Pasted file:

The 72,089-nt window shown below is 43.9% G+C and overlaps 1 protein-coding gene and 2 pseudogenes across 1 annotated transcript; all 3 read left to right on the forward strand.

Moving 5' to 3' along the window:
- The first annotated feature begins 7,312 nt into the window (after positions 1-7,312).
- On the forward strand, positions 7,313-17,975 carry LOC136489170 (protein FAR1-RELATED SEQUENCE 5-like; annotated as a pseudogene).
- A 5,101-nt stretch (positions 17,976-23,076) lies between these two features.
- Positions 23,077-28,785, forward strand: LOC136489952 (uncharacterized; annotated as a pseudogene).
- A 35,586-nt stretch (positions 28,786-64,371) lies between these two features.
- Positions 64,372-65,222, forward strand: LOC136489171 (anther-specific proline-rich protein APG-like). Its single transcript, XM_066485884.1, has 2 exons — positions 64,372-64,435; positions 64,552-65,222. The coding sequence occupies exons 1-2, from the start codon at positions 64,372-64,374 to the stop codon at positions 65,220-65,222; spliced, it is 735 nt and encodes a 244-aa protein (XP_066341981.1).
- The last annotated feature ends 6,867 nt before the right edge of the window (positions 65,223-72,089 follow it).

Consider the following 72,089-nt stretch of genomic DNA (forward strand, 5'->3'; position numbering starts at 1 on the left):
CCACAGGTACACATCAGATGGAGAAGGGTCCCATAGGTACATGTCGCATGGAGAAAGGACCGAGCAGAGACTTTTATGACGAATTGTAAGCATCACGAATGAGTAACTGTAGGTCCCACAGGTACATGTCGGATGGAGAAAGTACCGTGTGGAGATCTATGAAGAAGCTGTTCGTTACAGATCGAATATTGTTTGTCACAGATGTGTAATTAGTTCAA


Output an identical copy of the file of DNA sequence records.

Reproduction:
The 72,089-nt window shown below is 43.9% G+C and overlaps 1 protein-coding gene and 2 pseudogenes across 1 annotated transcript; all 3 read left to right on the forward strand.

Moving 5' to 3' along the window:
- The first annotated feature begins 7,312 nt into the window (after positions 1-7,312).
- On the forward strand, positions 7,313-17,975 carry LOC136489170 (protein FAR1-RELATED SEQUENCE 5-like; annotated as a pseudogene).
- A 5,101-nt stretch (positions 17,976-23,076) lies between these two features.
- Positions 23,077-28,785, forward strand: LOC136489952 (uncharacterized; annotated as a pseudogene).
- A 35,586-nt stretch (positions 28,786-64,371) lies between these two features.
- Positions 64,372-65,222, forward strand: LOC136489171 (anther-specific proline-rich protein APG-like). Its single transcript, XM_066485884.1, has 2 exons — positions 64,372-64,435; positions 64,552-65,222. The coding sequence occupies exons 1-2, from the start codon at positions 64,372-64,374 to the stop codon at positions 65,220-65,222; spliced, it is 735 nt and encodes a 244-aa protein (XP_066341981.1).
- The last annotated feature ends 6,867 nt before the right edge of the window (positions 65,223-72,089 follow it).

Consider the following 72,089-nt stretch of genomic DNA (forward strand, 5'->3'; position numbering starts at 1 on the left):
CCACAGGTACACATCAGATGGAGAAGGGTCCCATAGGTACATGTCGCATGGAGAAAGGACCGAGCAGAGACTTTTATGACGAATTGTAAGCATCACGAATGAGTAACTGTAGGTCCCACAGGTACATGTCGGATGGAGAAAGTACCGTGTGGAGATCTATGAAGAAGCTGTTCGTTACAGATCGAATATTGTTTGTCACAGATGTGTAATTAGTTCAA